Having led an on-site short course for diplomats, I do recognise that face-to-face contact has its advantages, in that people are in a natural manner interacting with each other and learning through doing. However, combining the online studies with daily practice makes up for this. As I went through the online course, I was able put into practice daily, my newly acquired knowledge, which improved the execution of my job. This provided an immediate benefit in job performance and results for the country.

For me, combining online learning with daily practice is definitely part of maximising the benefits.

It has to be noted however, that one hurdle in online studies could be language, since most courses are in English. Even though English is understood as being universally spoken, it can pose a limiting factor for full participation of those who are not fluent. In addition, depending on the participant’s location, the hours when live online training takes place might not always be practical, which means a sleepless night every now and then.

The issues of talking online, sharing with people you never met, doing research online, are all activities that in many developing societies pose extra hurdles that can cause a delay in participation. However, as I write this, it occurs to me that this could just be a generational problem, which will be solved with the new generation of diplomats who are all very proficient in social media and accustomed sharing many aspects of their thinking and doing online.

Another great advantage of online learning, adding to the previously mentioned ones, is that with strong planning and discipline, studies can be continued no matter where you are travelling to or from. All that is required is an active Internet connection. For success, it is required, however, that diplomats are keenly aware of the diplomatic practices at home, the positions and why these positions are in place.

The trends and tools that are most suited for diplomatic training in my opinion would be blended learning: Massive Open Online Courses (MOOCs) combined with webinars and short courses on specific issues. The use of infographics is very useful as part of all these tools. While the use of comics and illustrations are more suited for advocacy purposes.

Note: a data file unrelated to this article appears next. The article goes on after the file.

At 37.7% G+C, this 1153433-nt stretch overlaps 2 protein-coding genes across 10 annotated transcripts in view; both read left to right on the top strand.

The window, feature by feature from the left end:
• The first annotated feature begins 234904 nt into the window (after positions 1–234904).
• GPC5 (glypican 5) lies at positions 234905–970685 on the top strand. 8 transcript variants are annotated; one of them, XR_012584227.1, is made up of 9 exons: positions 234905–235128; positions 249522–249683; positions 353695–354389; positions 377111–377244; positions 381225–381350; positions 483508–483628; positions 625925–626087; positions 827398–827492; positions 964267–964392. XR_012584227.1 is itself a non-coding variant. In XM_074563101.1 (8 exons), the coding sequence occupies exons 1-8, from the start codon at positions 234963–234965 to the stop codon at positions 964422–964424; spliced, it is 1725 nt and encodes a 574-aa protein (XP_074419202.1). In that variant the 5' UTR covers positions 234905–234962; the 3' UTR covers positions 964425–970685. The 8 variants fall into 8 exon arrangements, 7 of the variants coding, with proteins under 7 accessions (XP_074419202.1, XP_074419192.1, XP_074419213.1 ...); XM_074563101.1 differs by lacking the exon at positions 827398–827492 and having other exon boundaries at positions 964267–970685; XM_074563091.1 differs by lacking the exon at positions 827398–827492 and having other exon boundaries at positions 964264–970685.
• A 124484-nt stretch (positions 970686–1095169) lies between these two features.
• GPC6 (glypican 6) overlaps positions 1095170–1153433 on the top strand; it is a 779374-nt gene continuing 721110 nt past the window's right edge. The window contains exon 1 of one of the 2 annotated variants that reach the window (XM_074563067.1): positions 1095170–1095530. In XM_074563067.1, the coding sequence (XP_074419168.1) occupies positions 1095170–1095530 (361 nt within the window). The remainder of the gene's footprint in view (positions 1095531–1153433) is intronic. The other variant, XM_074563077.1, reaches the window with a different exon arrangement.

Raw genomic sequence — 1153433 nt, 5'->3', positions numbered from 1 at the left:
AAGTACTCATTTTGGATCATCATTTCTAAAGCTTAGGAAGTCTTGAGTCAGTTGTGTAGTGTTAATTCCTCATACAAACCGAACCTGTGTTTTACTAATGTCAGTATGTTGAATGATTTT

Conclusion

Strong and effective diplomacy is crucial for developing nations. In a constantly changing world with its many challenges (such as climate change, economic diplomacy, the specific needs of small developing states) the growing role of public diplomacy, and the qualitative and continuous training of diplomats is a great challenge for developing nations. Our countries need to form stronger alliances and networks for presenting shared visions and to negotiate shared interests on the international stage. We need diplomats who are skilled, well-informed, well-connected, experienced and knowledgeable.

Many times, the major challenges in reaching these goals, are in finance, human resources and knowledge, as well as the time available (i.e. missing the person in position for a certain time, and financial consequences for the trainee when not at work). Online learning provides a definite and viable solution for countries to develop strong diplomats with continued education all through their service. The best practice in my opinion would be that each country sets their own curriculum based on their national needs and interests, combined with online courses, varying from short courses (very specific in nature) to MOOCs as well as webinars for the general foundation of diplomats.

 

Online learning will be one of the topics discussed at Diplo's upcoming anniversary conference, Future of Diplomacy, on 17-18 November in Malta. Register and find more details on the conference website: http://15years.diplomacy.edu